We all know the standard definition of productivity: The amount of something produced in a given unit of time. That’s difficult to determine in some jobs. How do you easily determine daily or weekly productivity for the HR analyst? How about for a sales person who makes only two or three enormous sales per year, bringing in millions for the company? Or the idea man who spends most of his time immobile, thinking about ways to save money? Even Henry Ford, one of the 20th century moguls who helped quantify productivity with his assembly lines, valued his idea man — although his productivity wasn’t obvious to others.
Some jobs don’t seem productive at first glance, especial in the short term, because they don’t result in an obvious output or bring in money. Yet without them, their department, if not the company, might lose out on millions of dollars per year in savings and/or earnings (at a fiscal level, they’re the same thing). Sometimes, productivity is subtle; and if you don’t know what constitutes productivity for you, and how to boost it, then it’s difficult to fully engage and improve your productivity. Even if you do know your productivity quota, you can always improve the performance and execution of your work.
Wherever you fall on the scale, these four questions can clarify your position and the way forward:
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- Are you doing productive work, or busywork? Some work matters more than other works, because it produces a greater result and profit. For example, one sale of $1,000 is more valuable than 10 sales of $50 each made in the same period. And just because you crossed 15 items off your to-do list doesn’t mean you’ve accomplished as much as if you’d crossed one high-priority item off your list. So, ask yourself: Are you productively working, or just keeping busy? Can you tell the difference?
- How well does what you do serve your end user? For many of us, quality customer service is the highest form of productivity. It may also be the hardest to measure, especially without feedback; but it clearly exists, and the better you can serve a customer — both by increasing their efficiency and simply making them happier — the better your productivity. In modern office jobs, your output (reports, edits, code, data, etc.) often serves as someone’s input; so, the better they are, the better you serve that end user, because you facilitate their productivity. Do good work.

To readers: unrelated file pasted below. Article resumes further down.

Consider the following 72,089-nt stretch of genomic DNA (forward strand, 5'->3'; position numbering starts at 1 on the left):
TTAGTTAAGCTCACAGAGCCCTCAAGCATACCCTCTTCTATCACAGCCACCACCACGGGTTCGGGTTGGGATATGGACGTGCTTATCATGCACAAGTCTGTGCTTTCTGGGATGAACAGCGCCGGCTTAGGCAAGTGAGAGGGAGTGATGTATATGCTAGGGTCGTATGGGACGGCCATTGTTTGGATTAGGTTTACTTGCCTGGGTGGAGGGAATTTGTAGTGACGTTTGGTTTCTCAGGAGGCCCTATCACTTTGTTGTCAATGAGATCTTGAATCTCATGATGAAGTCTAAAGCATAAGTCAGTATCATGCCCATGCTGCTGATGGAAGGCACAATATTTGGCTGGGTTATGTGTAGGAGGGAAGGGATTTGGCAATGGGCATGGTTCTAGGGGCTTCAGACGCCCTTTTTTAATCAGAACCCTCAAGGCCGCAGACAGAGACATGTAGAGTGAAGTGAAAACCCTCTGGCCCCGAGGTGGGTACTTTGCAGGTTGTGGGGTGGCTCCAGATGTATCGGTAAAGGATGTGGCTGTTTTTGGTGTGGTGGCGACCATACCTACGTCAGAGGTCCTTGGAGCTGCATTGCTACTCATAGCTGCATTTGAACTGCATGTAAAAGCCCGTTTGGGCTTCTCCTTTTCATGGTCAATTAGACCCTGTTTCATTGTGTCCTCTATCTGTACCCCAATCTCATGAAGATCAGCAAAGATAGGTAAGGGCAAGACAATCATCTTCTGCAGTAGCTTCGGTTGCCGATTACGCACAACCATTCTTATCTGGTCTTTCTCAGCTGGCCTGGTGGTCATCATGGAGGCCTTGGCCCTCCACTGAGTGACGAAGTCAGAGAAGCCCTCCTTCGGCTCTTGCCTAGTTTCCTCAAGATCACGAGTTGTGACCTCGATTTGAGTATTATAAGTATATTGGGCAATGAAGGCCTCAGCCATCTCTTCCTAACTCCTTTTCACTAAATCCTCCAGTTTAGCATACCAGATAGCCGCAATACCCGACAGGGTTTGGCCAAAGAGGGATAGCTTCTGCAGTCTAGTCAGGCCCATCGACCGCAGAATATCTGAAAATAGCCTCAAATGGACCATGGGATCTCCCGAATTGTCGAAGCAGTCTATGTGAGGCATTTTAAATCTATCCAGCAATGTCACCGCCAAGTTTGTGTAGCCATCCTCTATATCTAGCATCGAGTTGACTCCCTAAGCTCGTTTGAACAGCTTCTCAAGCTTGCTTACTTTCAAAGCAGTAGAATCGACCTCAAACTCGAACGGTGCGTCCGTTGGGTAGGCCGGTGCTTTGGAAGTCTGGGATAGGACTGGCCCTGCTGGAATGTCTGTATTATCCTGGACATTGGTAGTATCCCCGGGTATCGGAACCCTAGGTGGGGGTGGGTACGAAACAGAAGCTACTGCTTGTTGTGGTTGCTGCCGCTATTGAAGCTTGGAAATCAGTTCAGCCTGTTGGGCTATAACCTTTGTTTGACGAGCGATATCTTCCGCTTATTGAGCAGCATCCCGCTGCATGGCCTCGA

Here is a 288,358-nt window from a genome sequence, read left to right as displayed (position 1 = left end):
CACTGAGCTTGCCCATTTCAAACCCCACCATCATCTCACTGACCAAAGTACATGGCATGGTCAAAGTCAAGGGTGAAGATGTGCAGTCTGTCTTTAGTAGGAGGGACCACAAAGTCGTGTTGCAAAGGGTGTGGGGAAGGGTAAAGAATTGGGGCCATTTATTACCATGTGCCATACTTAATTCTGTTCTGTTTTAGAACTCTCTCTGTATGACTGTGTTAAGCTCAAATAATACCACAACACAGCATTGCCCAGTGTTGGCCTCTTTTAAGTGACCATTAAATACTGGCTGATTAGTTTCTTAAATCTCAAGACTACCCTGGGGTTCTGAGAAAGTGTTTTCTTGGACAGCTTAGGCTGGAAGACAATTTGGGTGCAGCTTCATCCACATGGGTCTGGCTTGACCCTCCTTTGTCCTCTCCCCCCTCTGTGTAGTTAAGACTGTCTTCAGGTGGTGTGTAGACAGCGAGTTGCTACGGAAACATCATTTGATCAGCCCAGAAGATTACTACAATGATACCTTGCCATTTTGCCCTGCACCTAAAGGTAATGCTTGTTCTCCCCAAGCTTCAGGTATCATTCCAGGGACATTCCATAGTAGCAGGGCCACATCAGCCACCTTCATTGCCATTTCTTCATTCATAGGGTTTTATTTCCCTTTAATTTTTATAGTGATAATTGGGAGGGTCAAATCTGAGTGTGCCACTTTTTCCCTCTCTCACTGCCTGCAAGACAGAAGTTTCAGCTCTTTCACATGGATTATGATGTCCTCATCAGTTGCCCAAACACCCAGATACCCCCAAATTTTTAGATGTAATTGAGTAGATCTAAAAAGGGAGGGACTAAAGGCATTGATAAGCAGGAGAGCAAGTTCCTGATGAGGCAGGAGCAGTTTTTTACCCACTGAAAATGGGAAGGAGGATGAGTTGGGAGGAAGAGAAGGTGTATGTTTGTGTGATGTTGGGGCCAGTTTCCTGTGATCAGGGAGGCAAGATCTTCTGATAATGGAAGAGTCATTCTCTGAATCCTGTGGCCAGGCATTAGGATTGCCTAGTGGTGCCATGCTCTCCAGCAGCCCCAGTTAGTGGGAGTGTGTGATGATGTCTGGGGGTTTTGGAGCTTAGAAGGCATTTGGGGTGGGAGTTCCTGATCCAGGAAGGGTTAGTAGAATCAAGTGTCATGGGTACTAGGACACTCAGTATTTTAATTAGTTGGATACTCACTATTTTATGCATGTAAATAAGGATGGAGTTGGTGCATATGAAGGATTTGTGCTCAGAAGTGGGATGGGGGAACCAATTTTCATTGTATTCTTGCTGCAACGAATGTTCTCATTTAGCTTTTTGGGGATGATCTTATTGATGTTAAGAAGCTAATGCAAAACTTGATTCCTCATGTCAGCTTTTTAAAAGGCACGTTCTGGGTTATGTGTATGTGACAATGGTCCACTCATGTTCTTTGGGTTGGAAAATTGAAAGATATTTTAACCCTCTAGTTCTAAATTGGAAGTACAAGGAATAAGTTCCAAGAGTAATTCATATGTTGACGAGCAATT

- What are the benchmarks for your job? Even when your productivity isn’t obvious at first glance, surely your manager uses benchmarks that show him or her how well you’re doing. So, ask them how to measure productivity for you. If no one tracks it, you can consult with others who do similar jobs to determine their minimum requirements, then set benchmark goals for yourself to reach and exceed. Make sure to apply the right benchmarks and don’t compare apples to oranges. Benchmarks for a coder won’t be the same as benchmarks for a tester or for an HR professional, so don’t compare your productivity to them. Compare yourself to others who do similar work to yours.
- Are you the right person for the task? This will always be a difficult question to ask yourself, but the answer may be that you’re not. Maybe you can’t handle the stress of your position, or maybe you don’t have the right training, education, or experience. In some cases, all it takes to make you the right person is a little more time in grade, the right classes, or a willingness to work extra hard to ensure productivity in your position. However, you (and your organization) may be better served if you change jobs within the organization to better fit your talents.
Measure up by setting mileposts
It isn’t always easy to grasp your own productivity and what it means to you and your organization. It’s easier to count product coming off an assembly line; however, if you’re an HR manager, technical editor or code-slinger, it may not seem as obvious. That’s why setting benchmarks, and holding yourself to them, become so important. Once you shrug off the confusion between business and busyness, know how well you ought to be doing, and how satisfied your end user/consumer is with what you’re doing, then you can buckle down and work on boosting your productivity to enviable levels.
This was originally published on The Productivity Pro blog.